Celebrate the 4th by Committing to 6000 Burpees

Celebrate the 4th by Committing to 6000 Burpees


Since writing this story about participating in Burpees For Vets, my revised total for 19 days (June 12, 2018 to the end of the month) became 2415.

It seems like there has been a large uptick in adaptation. At the 10-day mark of the burpee challenge, June 21, it was an absolute max effort to complete 100 burpees in 10 minutes. I was smoked.

On July 1 2018, in 90-degree heat, I did 150 burpees for time. I clocked 14:30.

So I'm focusing on the next 30 days to see what that will bring. What kind of fitness, fat loss and mobility gain will 6000 burpees  generate? How much will my self-discipline improve? What sort of odd places will I end up doing burpees to make the count?

As I described in the original post, the greatest value of burpee workouts is mobility. As you can do them virtually anytime and anywhere.  My wife and I are working parents with complicated Boston commutes and a one-year-old and four-year-old, day care drop-offs and all the rest that comes with having two little kids.

So in the time it might take me just to get to a gym, I can knock out 50-100 burpees.

So the experiment begins. If you're up for a July 4 burpee challenge and want to see how it works out, let me know. It could be 500 burpees or 10,000—whatever best suits your fitness and schedule. Let me know.

Original story below:

I recently took up the Burpees for Vets challenge and committed (per Joe De Sena’s new book, The Spartan Way) to 20,000 burpees by the end of the year.

The goal of the fundraiser is to help raise funds to support veterans fighting post-traumatic stress.

(You can setup your own Burpee for Vets challenge here.)

I started on June 12 with 100 burpees. This log shows my daily totals between June 12 and yesterday:

100,100,100,100,100, 160, 100, 115, 125, 100, 150, 150, 160, 150,200.

 I’ve accumulated 2035 burpees. This is my first burpee challenge and I learned a few things.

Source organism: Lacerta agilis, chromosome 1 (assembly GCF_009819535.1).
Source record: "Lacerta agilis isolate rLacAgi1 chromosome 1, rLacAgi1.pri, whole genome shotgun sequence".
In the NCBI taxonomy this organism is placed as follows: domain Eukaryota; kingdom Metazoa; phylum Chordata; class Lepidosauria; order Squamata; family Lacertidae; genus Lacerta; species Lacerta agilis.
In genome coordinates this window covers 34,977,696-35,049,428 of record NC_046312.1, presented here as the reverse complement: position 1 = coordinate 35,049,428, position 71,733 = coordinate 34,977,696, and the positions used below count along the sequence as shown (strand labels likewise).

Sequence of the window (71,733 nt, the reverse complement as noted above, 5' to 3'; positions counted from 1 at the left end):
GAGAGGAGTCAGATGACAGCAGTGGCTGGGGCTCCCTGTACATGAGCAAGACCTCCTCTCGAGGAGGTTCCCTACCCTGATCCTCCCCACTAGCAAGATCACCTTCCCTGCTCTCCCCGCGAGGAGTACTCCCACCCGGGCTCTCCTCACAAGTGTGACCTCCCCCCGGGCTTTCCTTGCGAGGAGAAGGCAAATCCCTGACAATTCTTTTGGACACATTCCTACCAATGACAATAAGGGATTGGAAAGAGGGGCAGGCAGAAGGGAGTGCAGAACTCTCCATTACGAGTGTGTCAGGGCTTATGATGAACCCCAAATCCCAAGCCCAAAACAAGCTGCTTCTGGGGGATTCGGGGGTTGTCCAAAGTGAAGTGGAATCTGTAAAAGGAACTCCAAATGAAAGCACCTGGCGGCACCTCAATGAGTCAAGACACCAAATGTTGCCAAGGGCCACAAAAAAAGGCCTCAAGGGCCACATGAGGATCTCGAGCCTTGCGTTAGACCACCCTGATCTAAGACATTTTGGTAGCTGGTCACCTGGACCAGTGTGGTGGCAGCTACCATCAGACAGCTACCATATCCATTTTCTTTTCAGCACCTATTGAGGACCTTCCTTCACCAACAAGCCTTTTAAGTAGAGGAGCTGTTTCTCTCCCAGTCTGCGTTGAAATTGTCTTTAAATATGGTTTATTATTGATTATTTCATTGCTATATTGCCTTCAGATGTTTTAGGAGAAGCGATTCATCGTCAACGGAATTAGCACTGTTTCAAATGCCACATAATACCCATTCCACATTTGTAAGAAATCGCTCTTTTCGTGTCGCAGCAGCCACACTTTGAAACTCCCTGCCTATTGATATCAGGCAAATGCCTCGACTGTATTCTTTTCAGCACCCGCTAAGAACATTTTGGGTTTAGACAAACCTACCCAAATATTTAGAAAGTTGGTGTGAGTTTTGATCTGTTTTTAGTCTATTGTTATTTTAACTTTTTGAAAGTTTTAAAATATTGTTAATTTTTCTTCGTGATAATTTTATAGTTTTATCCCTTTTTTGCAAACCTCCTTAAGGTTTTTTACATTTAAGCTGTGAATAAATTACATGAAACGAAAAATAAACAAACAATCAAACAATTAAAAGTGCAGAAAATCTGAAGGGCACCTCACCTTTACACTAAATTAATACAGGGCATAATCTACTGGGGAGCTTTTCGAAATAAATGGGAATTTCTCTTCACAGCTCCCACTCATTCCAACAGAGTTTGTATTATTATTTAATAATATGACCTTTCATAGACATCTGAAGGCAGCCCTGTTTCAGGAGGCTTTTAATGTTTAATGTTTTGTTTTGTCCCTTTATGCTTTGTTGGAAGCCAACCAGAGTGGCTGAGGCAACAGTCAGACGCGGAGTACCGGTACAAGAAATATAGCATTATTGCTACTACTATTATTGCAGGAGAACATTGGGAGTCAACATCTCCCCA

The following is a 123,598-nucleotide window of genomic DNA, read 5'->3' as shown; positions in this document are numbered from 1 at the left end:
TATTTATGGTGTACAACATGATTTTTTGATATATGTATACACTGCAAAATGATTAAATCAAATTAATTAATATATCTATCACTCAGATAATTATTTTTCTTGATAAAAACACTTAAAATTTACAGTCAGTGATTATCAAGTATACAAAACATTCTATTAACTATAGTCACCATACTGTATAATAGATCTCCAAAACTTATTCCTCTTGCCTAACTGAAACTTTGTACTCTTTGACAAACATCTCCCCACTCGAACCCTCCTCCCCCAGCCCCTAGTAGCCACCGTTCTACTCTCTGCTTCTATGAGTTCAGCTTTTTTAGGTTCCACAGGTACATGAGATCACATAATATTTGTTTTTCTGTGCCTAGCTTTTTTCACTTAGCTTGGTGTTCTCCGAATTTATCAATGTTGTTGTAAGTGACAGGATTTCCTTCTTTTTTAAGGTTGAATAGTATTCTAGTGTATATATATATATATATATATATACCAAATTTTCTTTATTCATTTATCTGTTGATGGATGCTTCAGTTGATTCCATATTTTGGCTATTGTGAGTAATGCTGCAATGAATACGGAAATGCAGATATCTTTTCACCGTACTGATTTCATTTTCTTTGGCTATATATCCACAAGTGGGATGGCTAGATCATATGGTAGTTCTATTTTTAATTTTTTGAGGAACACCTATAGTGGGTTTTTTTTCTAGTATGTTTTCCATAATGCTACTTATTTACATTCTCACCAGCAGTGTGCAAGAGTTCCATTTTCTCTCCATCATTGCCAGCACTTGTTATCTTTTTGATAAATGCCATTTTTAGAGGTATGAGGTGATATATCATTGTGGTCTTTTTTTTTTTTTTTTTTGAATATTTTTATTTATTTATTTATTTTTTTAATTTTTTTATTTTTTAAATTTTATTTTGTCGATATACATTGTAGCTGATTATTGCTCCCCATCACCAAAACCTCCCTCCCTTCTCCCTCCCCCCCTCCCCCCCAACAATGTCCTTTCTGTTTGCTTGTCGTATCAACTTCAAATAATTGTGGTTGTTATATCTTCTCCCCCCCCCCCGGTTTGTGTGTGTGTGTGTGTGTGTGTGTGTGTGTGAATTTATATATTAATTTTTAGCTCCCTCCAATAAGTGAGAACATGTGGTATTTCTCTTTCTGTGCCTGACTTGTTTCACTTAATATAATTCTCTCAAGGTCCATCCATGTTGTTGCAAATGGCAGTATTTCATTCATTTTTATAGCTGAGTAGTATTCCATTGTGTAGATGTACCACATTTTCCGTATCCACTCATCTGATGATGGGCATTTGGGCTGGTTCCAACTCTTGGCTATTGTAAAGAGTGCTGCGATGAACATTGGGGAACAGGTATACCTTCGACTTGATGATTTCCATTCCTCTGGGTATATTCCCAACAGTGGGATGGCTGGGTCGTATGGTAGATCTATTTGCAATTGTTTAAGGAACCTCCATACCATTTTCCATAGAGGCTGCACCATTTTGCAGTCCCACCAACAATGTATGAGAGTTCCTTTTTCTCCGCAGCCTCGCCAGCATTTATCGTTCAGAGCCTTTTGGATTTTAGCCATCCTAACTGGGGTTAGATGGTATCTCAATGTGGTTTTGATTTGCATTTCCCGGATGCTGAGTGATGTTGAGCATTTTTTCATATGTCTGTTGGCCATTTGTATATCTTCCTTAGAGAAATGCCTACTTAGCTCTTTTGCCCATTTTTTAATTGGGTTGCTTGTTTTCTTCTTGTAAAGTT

The First Three Days Sucked

No big surprise, the first couple of days were rough. The first three was maybe the creakiest burpee of my life. I'd been getting most of my exercise chasing our four-year-old and 15-month-old around the backyard. The burpees tripped a few alarms. My heart pounded wildly and I gasped for air.  I took plenty of breaks and just steadily worked through the 100 reps. 

Then whatever weird adaptation mix that happens to the nervous system and biochemistry began to take hold. At least that’s how it appeared. Little germinating shoots of fitness, or perceptions of fitness, began to grow. It wasn’t like it got easier but I grew more accustomed it.

Mobility Increased (!!)

My training for this time period was just the burpees. Unless you count walking to subway. No dedicated stretching. I expected that as I stacked up the burpees I would just get more and more stiff.

The opposite happened. Ankles and lower back/hips all loosened up. This is a welcome development. Ask my wife: I’m the limping poster boy for what happens to a marathoner after a decade or two of marathons and not enough maintenance. It’s not pretty, especially the first hour of the morning. Well, burpees (as we know) are a compound exercise with a nice jolt of mobility work in each rep. A doctor of physical therapy, like Dr. Kelly Starrett, can talk in detail about blood and lymphatic flow, tissue sliding surfaces and so forth—all culminating in what he refers to being “Motion is lotion.”

My experience has been surprisingly positive in this respect. Joint mobility is up a noticeable percentage.

Sets of 5 Are a Go-To Friend